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Auditor-General criticises Government adverti -

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The Federal Auditor-General, who lost the power to approve political ad campaigns, says the new
system lacks integrity

Transcript

TONY JONES, PRESENTER: Well the Prime Minister says he expects more damaging opinion polls as he
tries to implement his super profits tax on the mining industry. As both sides continue their very
public campaigns, the Auditor-General today added to the Government's problems by attacking the new
approach to taxpayer funded advertising.

And although the Prime Minister had a victory tonight with the passage of his paid parental leave
legislation, he's pointed out that he still has until next year to call an election.

Political reporter, Hayden Cooper.

HAYDEN COOPER, POLITICAL REPORTER: It was an election promise three years ago. Tonight Kevin Rudd's
paid parental leave scheme became law.

JENNY MACKLIN, FAMILIES MINISTER: This really is a historic day for Australian families.

HAYDEN COOPER: It's a moment the Government wants to celebrate but it's being held back by
unfinished policy business elsewhere.

KEVIN RUDD, PRIME MINISTER: This business of reform is a tough business. It's a hard business. It's
never some sort of even and smooth trajectory. I expect that we're going to continue to take a
whacking in the polls for some little time to come yet.

HAYDEN COOPER: Time is running out. But the Prime Minister appears in no rush to go to the ballot
box.

KEVIN RUDD: We have an election due by, whatever it is, March or April next year.

HAYDEN COOPER: At last night's mid winter ball, Mr Rudd warned miners he has "a long memory."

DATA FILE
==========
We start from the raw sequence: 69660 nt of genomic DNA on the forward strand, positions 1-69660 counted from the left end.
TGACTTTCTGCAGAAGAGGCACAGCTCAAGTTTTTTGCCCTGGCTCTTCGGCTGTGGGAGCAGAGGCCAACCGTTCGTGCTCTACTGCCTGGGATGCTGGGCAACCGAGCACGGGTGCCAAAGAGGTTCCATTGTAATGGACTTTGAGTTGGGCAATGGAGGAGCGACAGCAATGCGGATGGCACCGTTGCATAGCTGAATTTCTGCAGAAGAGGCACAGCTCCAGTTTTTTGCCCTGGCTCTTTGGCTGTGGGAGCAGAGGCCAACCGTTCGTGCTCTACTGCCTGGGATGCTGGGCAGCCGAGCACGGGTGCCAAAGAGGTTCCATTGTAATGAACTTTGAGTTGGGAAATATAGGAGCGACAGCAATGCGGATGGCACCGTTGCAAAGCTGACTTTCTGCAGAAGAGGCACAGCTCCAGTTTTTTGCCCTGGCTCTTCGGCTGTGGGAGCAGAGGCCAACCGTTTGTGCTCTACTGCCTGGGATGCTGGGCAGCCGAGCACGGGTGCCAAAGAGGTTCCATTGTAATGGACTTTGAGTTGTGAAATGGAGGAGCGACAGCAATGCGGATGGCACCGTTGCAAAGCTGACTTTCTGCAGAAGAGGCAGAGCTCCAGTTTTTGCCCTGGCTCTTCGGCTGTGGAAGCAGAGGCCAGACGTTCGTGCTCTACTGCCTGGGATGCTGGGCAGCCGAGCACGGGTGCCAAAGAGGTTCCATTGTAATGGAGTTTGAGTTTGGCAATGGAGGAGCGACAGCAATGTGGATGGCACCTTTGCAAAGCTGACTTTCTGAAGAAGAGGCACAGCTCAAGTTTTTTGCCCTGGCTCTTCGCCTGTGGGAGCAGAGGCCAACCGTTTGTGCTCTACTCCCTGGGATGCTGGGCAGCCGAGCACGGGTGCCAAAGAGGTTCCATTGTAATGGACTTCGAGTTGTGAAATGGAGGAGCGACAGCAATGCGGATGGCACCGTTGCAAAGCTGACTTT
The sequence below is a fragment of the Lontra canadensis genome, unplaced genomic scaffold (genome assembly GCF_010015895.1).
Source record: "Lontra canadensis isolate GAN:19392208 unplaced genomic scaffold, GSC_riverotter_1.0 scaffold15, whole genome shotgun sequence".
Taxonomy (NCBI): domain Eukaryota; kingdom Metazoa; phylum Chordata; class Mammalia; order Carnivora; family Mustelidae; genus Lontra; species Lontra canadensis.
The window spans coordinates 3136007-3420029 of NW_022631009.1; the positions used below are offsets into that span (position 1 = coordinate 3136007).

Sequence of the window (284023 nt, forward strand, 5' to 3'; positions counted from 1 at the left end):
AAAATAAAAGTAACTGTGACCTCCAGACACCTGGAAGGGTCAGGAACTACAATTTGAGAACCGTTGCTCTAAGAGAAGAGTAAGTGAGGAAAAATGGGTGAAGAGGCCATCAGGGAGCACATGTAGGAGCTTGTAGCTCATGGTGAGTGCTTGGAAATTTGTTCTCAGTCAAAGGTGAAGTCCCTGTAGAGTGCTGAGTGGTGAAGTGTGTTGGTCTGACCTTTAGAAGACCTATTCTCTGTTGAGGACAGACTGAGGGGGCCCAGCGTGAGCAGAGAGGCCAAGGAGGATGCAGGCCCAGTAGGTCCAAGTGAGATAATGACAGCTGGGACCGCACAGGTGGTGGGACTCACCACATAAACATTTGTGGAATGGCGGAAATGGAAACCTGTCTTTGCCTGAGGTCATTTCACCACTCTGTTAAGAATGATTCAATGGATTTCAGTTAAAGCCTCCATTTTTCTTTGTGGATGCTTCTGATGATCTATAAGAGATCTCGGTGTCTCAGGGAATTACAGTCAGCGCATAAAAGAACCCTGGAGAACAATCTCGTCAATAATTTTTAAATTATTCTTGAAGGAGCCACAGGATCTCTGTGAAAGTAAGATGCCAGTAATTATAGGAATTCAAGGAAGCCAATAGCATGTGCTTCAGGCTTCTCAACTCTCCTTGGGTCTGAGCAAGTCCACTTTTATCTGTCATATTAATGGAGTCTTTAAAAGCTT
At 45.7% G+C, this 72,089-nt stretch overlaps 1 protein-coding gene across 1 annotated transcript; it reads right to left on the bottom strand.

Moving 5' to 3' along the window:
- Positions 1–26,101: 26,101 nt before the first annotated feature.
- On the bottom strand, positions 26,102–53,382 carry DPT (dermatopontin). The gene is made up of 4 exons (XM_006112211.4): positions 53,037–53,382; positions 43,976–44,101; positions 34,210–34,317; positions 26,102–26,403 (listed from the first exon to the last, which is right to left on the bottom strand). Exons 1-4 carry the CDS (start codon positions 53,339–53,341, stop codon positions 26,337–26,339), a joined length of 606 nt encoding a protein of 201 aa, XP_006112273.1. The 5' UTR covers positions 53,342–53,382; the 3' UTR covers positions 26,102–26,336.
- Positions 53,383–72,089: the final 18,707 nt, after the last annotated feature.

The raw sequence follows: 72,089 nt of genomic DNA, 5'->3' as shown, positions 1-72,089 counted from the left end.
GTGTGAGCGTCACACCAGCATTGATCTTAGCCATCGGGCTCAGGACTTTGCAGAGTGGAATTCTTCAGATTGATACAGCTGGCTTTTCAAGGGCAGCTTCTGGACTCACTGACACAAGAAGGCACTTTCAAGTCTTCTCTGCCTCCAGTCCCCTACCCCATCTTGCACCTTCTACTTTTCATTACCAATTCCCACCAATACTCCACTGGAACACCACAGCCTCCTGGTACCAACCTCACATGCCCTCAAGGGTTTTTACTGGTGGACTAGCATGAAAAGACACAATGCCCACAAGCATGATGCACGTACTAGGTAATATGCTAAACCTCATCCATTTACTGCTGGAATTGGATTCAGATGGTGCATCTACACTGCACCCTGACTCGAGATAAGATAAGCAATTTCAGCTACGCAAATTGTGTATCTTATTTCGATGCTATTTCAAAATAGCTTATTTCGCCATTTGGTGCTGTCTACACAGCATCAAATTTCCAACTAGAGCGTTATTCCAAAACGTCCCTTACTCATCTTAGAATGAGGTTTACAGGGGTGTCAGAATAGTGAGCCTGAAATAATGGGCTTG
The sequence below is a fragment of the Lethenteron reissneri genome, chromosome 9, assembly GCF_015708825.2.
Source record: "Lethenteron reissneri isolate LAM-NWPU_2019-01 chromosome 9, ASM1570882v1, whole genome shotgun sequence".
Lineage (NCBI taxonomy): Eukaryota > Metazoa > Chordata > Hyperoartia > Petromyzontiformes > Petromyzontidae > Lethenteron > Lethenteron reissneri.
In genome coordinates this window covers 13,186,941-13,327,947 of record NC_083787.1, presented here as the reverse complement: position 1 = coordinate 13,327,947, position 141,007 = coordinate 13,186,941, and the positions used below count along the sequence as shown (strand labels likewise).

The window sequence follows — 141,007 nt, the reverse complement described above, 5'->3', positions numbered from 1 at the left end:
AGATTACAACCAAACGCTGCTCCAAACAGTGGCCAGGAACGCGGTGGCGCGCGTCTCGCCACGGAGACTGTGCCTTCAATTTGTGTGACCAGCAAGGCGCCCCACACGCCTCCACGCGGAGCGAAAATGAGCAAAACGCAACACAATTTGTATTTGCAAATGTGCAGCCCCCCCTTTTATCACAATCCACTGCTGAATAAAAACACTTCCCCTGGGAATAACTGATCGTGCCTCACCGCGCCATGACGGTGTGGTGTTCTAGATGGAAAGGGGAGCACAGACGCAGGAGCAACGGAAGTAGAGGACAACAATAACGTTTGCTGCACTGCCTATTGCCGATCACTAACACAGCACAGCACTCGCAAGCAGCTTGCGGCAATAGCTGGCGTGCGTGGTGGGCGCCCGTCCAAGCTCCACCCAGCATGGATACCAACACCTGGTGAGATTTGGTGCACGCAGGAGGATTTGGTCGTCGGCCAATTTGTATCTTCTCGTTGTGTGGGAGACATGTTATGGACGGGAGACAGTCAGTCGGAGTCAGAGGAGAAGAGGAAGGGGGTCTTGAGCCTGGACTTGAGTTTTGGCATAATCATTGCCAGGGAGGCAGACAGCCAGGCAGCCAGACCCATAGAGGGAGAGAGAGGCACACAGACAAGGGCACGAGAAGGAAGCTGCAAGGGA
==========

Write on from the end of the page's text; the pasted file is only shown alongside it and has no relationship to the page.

Tonight he says it wasn't a threat.

KEVIN RUDD (Laughs): Well, listen; it's just a joke, Kerry. It's just a joke. For goodness sake.

HAYDEN COOPER: But there's no joking about the ongoing ad war being waged in prime time.

GOVERNMENT ADVERTISEMENT: That'll make mining more sustainable for the long-term.

HAYDEN COOPER: The Government's shifting approach to tax payer funded ads has been dragged back
into the spotlight.

IAN MCPHEE, AUDITOR-GENERAL: I believe they had been softened. The Minister, Secretary of Finance,
take a different view.

HAYDEN COOPER: Earlier this year the Government took the approval power for advertising away from
the Auditor-General. It then bypassed the guidelines to launch its mining campaign. Ian McPhee has
expressed his unease with the first change.

BRONWYN BISHOP: You never intended that they be softened?

IAN MCPHEE: I never suggested they should be softened. I would not want my role associated with
guidelines that give the impression of integrity and strength but in reality don't have it.

HAYDEN COOPER: He's in direct conflict with the Special Minister of State.

JOE LUDWIG, SPECIAL MINISTER OF STATE: Grown men can differ in their views on things and we differ
in our views on this.

BOB BROWN: You disagree with him that the guidelines have been weakened?

JOE LUDWIG: Well, we have different views on it.

HAYDEN COOPER: And the Minister's defence of the move to bypass the guidelines for the mining
campaign sent some senators into meltdown.

MICHAEL RONALDSON, LIBERAL SENATOR: You're not serious. You are not serious, this is a, this was a
fix. The fix was on from the 10th May and it was delivered, it was delivered and it's only now ...

CHAIRWOMAN: There's a point of order, point of order, Senator Ronaldson. There's a point of order,
Senator Ronaldson.

HAYDEN COOPER: Tactics on both sides are under scrutiny. The Minerals Council is using a survey
company to lure supporters. It's offering cash prizes for people who view the anti-tax
advertisements.

Hayden Cooper, Lateline.